Germany sets up Covid crisis team amid calls for new measures

Walter Steinmeier and Carsten Breuer
German President Walter Steinmeier visits Carsten Breuer, commander of the Territorial Taskforce, in Berlin. Photo: picture alliance/dpa | Bernd von Jutrczenka
The incoming German government has announced that it is putting together a Covid emergency response team as calls for an urgent review of current restrictions grow louder.

According to FDP leader Christian Lindner, the newly formed crisis team could begin its work in the next few days – meaning it will start work around a week before the new coalition government takes office.

The new group, which is likely to be headed up by a military general will be responsible for assessing the Covid situation, making key decisions and coordinating the government response to the ongoing crisis.  

The decision to establish a Covid emergency team was revealed last week on Wednesday when the three ‘traffic light’ parties unveiled their new coalition agreement in a surprise press conference held at Berlin’s Westhafen. 

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In the agreement, the parties promise to “reorganise the government’s crisis management” by “immediately creating a joint crisis team to better coordinate the nationwide fight against the pandemic.”

Reports in the Süddeutsche Zeitung on Monday suggest that Major General Carsten Breuer is being considered as a potential leader for the response team. The 56-year-old is commander of the Bundeswehr’s Territorial Tasks Command, which is responsible for operations of the armed forces at home.

The agreement states that that the remainder of the team will be made up of representatives from both state and federal government. This is intended to speed up the sometimes arduous process of coordinating between the 16 state leaders when decided on measures.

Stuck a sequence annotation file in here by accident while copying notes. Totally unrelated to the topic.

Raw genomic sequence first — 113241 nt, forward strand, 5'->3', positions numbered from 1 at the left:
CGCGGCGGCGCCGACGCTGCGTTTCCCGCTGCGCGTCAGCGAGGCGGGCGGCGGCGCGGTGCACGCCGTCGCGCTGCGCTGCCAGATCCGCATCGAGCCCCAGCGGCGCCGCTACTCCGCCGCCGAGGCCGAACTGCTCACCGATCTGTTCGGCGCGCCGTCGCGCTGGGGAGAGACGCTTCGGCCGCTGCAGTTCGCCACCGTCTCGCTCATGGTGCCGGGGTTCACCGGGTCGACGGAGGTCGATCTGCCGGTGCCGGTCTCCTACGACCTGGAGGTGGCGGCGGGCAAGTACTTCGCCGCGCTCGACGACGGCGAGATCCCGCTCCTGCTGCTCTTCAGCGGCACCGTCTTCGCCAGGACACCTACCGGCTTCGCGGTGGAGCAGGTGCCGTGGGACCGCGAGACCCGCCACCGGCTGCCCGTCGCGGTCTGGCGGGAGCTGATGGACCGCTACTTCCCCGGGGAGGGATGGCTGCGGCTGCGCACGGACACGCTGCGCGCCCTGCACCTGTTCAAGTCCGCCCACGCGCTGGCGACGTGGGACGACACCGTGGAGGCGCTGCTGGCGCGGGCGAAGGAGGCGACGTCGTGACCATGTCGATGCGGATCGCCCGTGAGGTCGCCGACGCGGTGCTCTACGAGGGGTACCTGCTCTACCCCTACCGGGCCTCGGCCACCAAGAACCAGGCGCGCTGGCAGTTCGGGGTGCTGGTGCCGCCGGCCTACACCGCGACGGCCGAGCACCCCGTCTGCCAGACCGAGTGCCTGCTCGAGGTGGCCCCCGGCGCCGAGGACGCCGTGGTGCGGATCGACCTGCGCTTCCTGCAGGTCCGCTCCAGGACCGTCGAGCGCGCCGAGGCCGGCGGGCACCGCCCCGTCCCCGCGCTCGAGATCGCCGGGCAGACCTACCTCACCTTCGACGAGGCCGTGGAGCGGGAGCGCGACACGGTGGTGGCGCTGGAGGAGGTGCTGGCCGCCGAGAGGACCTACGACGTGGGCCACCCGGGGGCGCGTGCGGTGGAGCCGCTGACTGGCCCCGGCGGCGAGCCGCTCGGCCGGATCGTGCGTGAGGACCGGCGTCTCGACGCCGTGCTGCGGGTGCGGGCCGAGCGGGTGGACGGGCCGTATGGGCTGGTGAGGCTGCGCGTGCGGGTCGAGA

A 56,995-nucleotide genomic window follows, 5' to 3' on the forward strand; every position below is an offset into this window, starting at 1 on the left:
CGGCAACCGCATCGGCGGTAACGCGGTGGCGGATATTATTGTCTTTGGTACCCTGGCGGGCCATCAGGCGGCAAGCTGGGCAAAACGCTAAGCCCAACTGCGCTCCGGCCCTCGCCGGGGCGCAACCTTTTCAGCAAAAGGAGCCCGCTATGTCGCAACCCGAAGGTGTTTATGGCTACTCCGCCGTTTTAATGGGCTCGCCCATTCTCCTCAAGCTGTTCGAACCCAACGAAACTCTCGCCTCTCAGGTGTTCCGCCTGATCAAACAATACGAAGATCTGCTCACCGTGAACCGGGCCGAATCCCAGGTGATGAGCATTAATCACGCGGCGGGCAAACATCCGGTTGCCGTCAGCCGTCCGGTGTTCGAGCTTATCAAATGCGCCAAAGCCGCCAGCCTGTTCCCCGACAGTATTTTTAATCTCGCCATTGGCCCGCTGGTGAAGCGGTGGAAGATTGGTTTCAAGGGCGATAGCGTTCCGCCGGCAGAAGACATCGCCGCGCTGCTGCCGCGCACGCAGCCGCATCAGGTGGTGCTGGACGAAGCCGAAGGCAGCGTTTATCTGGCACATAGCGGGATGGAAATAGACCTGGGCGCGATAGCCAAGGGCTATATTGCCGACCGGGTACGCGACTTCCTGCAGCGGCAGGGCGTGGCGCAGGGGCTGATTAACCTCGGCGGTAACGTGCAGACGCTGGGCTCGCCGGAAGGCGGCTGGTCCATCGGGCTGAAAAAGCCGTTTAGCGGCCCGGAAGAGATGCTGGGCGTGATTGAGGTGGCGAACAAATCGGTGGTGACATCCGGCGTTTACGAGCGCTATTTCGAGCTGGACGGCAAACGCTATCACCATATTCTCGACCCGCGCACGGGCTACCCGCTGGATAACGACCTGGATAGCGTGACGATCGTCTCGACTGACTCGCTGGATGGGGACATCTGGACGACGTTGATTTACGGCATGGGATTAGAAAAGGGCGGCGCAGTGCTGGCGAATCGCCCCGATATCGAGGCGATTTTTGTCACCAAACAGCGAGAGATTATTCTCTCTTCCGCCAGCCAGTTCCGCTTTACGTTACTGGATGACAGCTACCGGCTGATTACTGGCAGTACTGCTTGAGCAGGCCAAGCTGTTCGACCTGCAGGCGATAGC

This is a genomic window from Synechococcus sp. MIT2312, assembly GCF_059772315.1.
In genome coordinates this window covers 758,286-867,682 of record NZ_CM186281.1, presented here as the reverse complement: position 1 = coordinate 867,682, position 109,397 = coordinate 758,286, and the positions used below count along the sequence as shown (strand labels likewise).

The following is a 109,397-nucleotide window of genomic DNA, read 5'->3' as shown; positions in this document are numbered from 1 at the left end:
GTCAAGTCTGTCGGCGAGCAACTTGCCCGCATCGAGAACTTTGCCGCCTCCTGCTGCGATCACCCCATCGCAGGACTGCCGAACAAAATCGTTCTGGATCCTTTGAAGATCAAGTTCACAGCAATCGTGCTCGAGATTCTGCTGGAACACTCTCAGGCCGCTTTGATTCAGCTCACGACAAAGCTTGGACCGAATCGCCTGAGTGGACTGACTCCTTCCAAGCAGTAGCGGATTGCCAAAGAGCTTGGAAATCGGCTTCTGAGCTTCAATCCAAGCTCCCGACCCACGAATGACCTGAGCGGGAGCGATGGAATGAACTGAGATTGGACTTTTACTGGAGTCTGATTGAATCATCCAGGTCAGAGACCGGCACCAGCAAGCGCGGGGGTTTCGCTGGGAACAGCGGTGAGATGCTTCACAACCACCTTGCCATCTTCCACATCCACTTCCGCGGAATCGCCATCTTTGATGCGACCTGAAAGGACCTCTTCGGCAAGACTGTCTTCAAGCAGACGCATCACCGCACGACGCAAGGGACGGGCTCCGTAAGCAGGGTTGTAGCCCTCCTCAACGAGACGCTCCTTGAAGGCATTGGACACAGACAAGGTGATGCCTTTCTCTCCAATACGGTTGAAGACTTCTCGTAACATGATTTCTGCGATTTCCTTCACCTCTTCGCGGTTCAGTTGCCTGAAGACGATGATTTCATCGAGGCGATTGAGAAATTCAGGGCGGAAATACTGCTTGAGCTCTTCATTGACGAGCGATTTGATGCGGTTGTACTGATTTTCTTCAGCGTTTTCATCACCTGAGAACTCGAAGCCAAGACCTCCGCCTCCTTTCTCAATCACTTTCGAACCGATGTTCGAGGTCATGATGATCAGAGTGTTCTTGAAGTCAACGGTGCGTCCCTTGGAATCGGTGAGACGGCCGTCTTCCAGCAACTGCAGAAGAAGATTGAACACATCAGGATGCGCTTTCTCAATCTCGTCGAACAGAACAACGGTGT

READ ALSO: How Germany’s next government plans to fight Covid

Speaking to the Funke Media Group on Monday, Markus Lewe (CDU), the president of the German Association of Cities and Towns called for representatives of municipalities to also be involved the team.

“The new Covid crisis team must start immediately and the cities belong at the table,” he said. “The expertise of the cities is indispensable for this, because that is where the work is carried out and where Covid measures are implemented on the ground.”

Weekly infections hit new peak

The formation of the new crisis team comes as Germany struggles to get a grip on its ferocious fourth wave and respond to news of the Omicron variant which was discovered in South Africa last week. 

The first cases of the variant, which the World Health Organisation (WHO) says poses a “very high” global risk, were found in Germany over the weekend. 

On Monday, the Robert Koch Institute (RKI) reported that the national weekly incidence of Covid infections had hit another peak of 452 per 100,000 people, while almost 30,000 new infections were recorded within 24 hours. Since reporting tends to be lower over the weekend, the number of daily cases is expected to rise throughout the week.

Another cause of concern is the situation in hospitals. On Friday, acting Health Minister Jens Spahn (CDU) revealed that operations were having to be postponed due to limited space in intensive care wards.

In some regions, the pressure on hospital staff and wards is so great that some patients are now having to be transferred to different hospitals “at great cost”, he said. 

Health Minister Jens Spahn
Health Minister Jens Spahn (CDU) discusses the Omicron variant and current Covid situation at a press conference on Friday, November 26th. Photo: picture alliance/dpa | Bernd von Jutrczenka


With the situation worsening daily, Spahn has been one of several voices calling for urgent crunch talks between the federal government and heads of the state governments. 

Ministers had intended to discuss new Covid restrictions and review the effectiveness of the latest Covid measures at the next State Premiers’ Conference (MPK) on December 9th.

But Spahn, along with other political figures such as the Greens’ health expert Janosch Dahmen, are now calling for the MPK to be brought forward. 

“The current and new federal government will have to work out which additional regulations have to be put in place in the short term in order to enable an even more consistent fight against the pandemic,” Dahmen told Welt. 

“And we have to do that before December 9th.” 

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